Gondola Point Ferries from Quispamsis to the Kingston Peninsula, New Brunswick

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In the Canadian province of New Brunswick, there is a cable ferry called the Gondola Point Ferry. The ferry travels across the Kennebecasis River, connecting Gondola Point in Quispamsis on the southern bank with Reeds Point on the Kingston Peninsula. Route 119 in New Brunswick is carried by the ferry. There are three different crossing points to the Kingston peninsula. Gondola Point, Milledgeville (though not on a cable), and Grand Bay Westfield are all nearby as well.

The crossing is 0.7 kilometres (0.43 miles) long, takes 5 minutes, and is toll-free. The crossing is served by two ferries, each carrying up to 24 cars at a time. The service is provided by a single ferry 24 hours a day, 365 days a year, with a second ferry brought into service during peak periods. The New Brunswick Department of Transportation operates it.

There are also cable ferries in Bellisle and Evandale. It has been said that the Bellisle ferry is the world’s longest ferry crossing.

Gondola Point
Operates on: Kennebecasis River between Gondola Point on Rte. 119 & 845 on the Kingston Peninsula
Length of Crossing: 0.7 km
Crossing Time: 5 min.

RGL Fairweather (F98)
Capacity: 24 Car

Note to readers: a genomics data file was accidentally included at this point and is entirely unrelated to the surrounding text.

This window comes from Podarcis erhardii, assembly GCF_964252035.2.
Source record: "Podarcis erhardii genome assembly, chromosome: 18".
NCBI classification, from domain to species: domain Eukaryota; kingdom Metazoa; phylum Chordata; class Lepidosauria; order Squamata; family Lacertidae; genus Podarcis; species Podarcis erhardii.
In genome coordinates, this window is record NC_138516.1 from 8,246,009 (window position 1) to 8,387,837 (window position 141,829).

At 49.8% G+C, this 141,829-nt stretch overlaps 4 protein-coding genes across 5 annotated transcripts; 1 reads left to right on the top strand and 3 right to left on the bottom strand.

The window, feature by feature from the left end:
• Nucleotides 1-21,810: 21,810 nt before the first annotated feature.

Schedule: 24 Hours – Year Round

William Pitt II (F99)
Capacity: 24 Car
Schedule: 16 Hours/Day – Year Round

For ferry information: https://www.facebook.com/groups/469883766445469/

About Mike Adams

Mike’s mission is to encourage more diving in the Maritime province of New Brunswick. He also makes historical videos in addition to diving videos. This year, he’ll be documenting aviation crashes in the province of New Brunswick. In this province alone, there are over 300 recorded accidents, and he has teamed up with the Canadian Aviation Historical Society to record the history and stories of the pilots who perished in some of these crashes. Mike has also partnered with the “Hammond River Angling Association” to create a series of videos for them about salmon and the protection of one of our local rivers, the Hammond River.

Mike’s adventures will be accompanied by The Scuba News Canada, which will cover his work in the coming months.

Subscribe to Mike’s YouTube Channel, RiverVids for more diving adventures.

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Kathy is the owner of Kirk Scuba Gear, a passionate Scuba Diver, Ocean Advocate and Managing Editor of The Scuba News Canada

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